Cyprus: Letter of protest delivered to U.N. about Turkey, while Turkish Foreign Minister admits efforts to improve ties with Greece
A letter of protest came into public spotlight on Tuesday by Cyprus Permanent Representative to the United Nations Kornelios Korneliou. Dated 19 February 2019, the U.N. Representative dispatched a letter to the Secretary-General, the General Assembly and the Security Council to inform about Turkey’s international law violations, recorded within Cyprus territorial waters and exclusive economic zone (EEZ).
The letter informed the authorities of ‘yet another provocative and unlawful action against the Republic of Cyprus’ recorded on 26 January 2019. Turkey dispatched the survey vessel Barbaros and supporting vessels and warships to conduct seismic surveys in the southern continental shelf/EEZ of Cyprus. The U.N. Representative noted that Turkey had already issued an unauthorised navigational warning which lasts until 26 May 2019 to conduct surveys in the region. The vessel’s area of operations incorporates Block Nos. 1, 8, 9 and 12 which belong to Cyprus territorial waters and have been negotiated with global energy conglomerates for hydrocarbon exploration and exploitation ventures. The letter was concluded with a reminder that Turkey’s operations with Cyprus territorial waters violates the provisions of the U.N. Law of the Sea Convention. As of today, Turkey has not recognised the aforementioned convention.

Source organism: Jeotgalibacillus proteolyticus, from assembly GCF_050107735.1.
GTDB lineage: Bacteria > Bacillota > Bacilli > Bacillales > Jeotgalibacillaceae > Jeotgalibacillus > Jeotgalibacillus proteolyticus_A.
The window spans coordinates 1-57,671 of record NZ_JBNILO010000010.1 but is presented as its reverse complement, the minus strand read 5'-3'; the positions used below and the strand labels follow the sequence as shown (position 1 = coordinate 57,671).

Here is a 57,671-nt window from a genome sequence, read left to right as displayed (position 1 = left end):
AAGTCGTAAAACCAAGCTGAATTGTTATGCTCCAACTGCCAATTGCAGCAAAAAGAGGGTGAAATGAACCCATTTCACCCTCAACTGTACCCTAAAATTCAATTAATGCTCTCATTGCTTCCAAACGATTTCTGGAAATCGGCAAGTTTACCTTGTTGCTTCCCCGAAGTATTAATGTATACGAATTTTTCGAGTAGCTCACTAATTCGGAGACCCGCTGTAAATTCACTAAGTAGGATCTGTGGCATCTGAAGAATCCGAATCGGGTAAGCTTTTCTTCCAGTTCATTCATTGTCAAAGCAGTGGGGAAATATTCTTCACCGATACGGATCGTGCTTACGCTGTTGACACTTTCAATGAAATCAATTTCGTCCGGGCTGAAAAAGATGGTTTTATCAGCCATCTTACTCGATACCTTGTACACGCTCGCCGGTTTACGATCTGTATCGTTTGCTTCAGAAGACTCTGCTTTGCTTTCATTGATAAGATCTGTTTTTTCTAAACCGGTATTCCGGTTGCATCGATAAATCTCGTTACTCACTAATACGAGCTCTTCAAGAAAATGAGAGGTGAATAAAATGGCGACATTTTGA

Parallel to this development, Turkish Defence Minister Hulusi Akar reinstated on Tuesday that Ankara attempts to ameliorate relations with Greece through the adoption of confidence-building measures. This statement came within after the end of the military exercise known as Blue Homeland 2019. Blue Homeland represents Turkey’s largest naval drill in the modern age. The Defence Minister argued that Turkey projected to the world its naval capabilities across three parallel battlefronts, the Aegean, Black and Eastern Mediterranean Seas. The Turkish fleet participating in the exercise exceeded 100 vessels, entailing among others 13 frigates, 6 corvettes and 7 submarines.